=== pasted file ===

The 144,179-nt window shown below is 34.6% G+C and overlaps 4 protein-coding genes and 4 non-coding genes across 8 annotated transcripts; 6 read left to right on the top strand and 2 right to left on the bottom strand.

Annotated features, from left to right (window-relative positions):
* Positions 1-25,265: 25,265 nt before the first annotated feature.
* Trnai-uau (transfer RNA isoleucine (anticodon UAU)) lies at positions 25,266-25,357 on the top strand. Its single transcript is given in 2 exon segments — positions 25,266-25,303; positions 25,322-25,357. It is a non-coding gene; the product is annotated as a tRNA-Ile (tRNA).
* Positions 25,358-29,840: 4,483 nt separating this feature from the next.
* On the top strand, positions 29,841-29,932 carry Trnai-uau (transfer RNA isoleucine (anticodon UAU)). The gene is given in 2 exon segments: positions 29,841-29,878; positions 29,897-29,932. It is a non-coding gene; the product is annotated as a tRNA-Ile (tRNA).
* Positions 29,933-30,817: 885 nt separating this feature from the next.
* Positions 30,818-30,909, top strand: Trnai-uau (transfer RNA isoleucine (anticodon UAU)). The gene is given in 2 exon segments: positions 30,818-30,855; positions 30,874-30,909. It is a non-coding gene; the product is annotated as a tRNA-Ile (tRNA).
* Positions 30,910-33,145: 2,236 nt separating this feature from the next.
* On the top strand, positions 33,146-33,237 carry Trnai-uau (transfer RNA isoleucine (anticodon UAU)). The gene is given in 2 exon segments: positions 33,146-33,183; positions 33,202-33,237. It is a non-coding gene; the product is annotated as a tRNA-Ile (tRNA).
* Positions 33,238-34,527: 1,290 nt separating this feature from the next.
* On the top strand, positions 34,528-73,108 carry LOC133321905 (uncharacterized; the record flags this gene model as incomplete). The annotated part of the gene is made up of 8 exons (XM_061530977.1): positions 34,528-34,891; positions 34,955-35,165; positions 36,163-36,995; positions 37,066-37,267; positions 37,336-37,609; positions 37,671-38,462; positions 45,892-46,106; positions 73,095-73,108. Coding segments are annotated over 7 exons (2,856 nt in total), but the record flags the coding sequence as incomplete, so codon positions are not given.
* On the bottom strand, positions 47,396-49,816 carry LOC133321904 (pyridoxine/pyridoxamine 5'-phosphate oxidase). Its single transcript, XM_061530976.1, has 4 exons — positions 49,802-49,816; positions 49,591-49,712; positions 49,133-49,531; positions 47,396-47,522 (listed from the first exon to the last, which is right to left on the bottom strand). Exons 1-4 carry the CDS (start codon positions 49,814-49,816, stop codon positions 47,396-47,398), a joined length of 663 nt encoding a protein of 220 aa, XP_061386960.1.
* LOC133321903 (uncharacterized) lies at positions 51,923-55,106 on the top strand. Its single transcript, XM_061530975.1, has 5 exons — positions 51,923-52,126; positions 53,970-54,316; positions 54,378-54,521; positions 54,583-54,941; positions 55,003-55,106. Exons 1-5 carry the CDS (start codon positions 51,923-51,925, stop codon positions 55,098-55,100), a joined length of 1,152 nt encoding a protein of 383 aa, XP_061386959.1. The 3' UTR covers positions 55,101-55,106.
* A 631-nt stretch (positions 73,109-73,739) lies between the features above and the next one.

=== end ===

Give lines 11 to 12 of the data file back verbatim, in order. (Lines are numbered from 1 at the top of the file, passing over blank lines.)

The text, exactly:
* Positions 33,238-34,527: 1,290 nt separating this feature from the next.
* On the top strand, positions 34,528-73,108 carry LOC133321905 (uncharacterized; the record flags this gene model as incomplete). The annotated part of the gene is made up of 8 exons (XM_061530977.1): positions 34,528-34,891; positions 34,955-35,165; positions 36,163-36,995; positions 37,066-37,267; positions 37,336-37,609; positions 37,671-38,462; positions 45,892-46,106; positions 73,095-73,108. Coding segments are annotated over 7 exons (2,856 nt in total), but the record flags the coding sequence as incomplete, so codon positions are not given.